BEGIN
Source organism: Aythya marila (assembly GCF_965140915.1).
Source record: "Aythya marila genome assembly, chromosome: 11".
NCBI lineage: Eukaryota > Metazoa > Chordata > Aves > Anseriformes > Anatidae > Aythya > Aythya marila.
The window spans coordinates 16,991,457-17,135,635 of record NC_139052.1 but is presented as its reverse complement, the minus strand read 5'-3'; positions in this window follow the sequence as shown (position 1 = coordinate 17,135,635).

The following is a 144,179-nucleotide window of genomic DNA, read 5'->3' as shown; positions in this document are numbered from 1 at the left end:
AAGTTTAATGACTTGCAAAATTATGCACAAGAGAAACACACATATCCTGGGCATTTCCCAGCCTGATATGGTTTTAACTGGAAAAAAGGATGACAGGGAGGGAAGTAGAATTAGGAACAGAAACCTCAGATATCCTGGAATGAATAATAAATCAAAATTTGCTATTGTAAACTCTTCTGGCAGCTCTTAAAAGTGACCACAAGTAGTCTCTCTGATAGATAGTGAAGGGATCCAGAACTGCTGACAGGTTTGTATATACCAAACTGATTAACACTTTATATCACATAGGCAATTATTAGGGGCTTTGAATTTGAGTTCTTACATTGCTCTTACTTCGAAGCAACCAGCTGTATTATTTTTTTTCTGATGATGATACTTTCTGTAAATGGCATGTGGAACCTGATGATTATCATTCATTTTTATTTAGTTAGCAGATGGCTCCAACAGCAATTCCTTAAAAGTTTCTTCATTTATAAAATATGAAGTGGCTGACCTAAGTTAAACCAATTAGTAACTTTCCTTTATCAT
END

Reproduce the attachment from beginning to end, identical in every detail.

Source organism: Aythya marila (assembly GCF_965140915.1).
Source record: "Aythya marila genome assembly, chromosome: 11".
NCBI lineage: Eukaryota > Metazoa > Chordata > Aves > Anseriformes > Anatidae > Aythya > Aythya marila.
The window spans coordinates 16,991,457-17,135,635 of record NC_139052.1 but is presented as its reverse complement, the minus strand read 5'-3'; positions in this window follow the sequence as shown (position 1 = coordinate 17,135,635).

The following is a 144,179-nucleotide window of genomic DNA, read 5'->3' as shown; positions in this document are numbered from 1 at the left end:
AAGTTTAATGACTTGCAAAATTATGCACAAGAGAAACACACATATCCTGGGCATTTCCCAGCCTGATATGGTTTTAACTGGAAAAAAGGATGACAGGGAGGGAAGTAGAATTAGGAACAGAAACCTCAGATATCCTGGAATGAATAATAAATCAAAATTTGCTATTGTAAACTCTTCTGGCAGCTCTTAAAAGTGACCACAAGTAGTCTCTCTGATAGATAGTGAAGGGATCCAGAACTGCTGACAGGTTTGTATATACCAAACTGATTAACACTTTATATCACATAGGCAATTATTAGGGGCTTTGAATTTGAGTTCTTACATTGCTCTTACTTCGAAGCAACCAGCTGTATTATTTTTTTTCTGATGATGATACTTTCTGTAAATGGCATGTGGAACCTGATGATTATCATTCATTTTTATTTAGTTAGCAGATGGCTCCAACAGCAATTCCTTAAAAGTTTCTTCATTTATAAAATATGAAGTGGCTGACCTAAGTTAAACCAATTAGTAACTTTCCTTTATCAT